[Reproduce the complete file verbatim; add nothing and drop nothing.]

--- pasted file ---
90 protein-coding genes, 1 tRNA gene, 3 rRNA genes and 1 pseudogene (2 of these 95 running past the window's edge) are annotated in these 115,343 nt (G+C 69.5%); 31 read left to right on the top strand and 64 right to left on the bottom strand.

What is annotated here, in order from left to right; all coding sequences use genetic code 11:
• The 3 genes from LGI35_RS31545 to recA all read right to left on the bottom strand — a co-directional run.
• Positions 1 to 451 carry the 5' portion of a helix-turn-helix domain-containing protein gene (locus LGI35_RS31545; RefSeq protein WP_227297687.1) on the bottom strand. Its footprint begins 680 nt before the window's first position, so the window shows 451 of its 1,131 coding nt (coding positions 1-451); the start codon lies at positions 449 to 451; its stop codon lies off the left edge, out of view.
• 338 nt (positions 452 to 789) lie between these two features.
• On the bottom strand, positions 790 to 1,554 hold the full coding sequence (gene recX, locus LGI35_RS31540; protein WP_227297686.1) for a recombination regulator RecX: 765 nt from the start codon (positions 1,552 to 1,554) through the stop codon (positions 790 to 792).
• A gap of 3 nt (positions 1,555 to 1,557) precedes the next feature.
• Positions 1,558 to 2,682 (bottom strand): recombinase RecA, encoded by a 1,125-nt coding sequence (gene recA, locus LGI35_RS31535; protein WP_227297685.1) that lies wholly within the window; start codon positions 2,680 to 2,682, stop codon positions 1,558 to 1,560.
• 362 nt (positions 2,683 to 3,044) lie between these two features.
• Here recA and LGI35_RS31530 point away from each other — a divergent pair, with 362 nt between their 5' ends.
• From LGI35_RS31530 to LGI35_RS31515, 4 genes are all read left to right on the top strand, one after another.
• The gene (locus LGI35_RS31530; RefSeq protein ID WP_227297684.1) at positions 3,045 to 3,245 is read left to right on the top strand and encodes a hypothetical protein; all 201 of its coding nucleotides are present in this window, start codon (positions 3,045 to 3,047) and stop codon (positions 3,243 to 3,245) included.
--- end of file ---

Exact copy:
90 protein-coding genes, 1 tRNA gene, 3 rRNA genes and 1 pseudogene (2 of these 95 running past the window's edge) are annotated in these 115,343 nt (G+C 69.5%); 31 read left to right on the top strand and 64 right to left on the bottom strand.

What is annotated here, in order from left to right; all coding sequences use genetic code 11:
• The 3 genes from LGI35_RS31545 to recA all read right to left on the bottom strand — a co-directional run.
• Positions 1 to 451 carry the 5' portion of a helix-turn-helix domain-containing protein gene (locus LGI35_RS31545; RefSeq protein WP_227297687.1) on the bottom strand. Its footprint begins 680 nt before the window's first position, so the window shows 451 of its 1,131 coding nt (coding positions 1-451); the start codon lies at positions 449 to 451; its stop codon lies off the left edge, out of view.
• 338 nt (positions 452 to 789) lie between these two features.
• On the bottom strand, positions 790 to 1,554 hold the full coding sequence (gene recX, locus LGI35_RS31540; protein WP_227297686.1) for a recombination regulator RecX: 765 nt from the start codon (positions 1,552 to 1,554) through the stop codon (positions 790 to 792).
• A gap of 3 nt (positions 1,555 to 1,557) precedes the next feature.
• Positions 1,558 to 2,682 (bottom strand): recombinase RecA, encoded by a 1,125-nt coding sequence (gene recA, locus LGI35_RS31535; protein WP_227297685.1) that lies wholly within the window; start codon positions 2,680 to 2,682, stop codon positions 1,558 to 1,560.
• 362 nt (positions 2,683 to 3,044) lie between these two features.
• Here recA and LGI35_RS31530 point away from each other — a divergent pair, with 362 nt between their 5' ends.
• From LGI35_RS31530 to LGI35_RS31515, 4 genes are all read left to right on the top strand, one after another.
• The gene (locus LGI35_RS31530; RefSeq protein ID WP_227297684.1) at positions 3,045 to 3,245 is read left to right on the top strand and encodes a hypothetical protein; all 201 of its coding nucleotides are present in this window, start codon (positions 3,045 to 3,047) and stop codon (positions 3,243 to 3,245) included.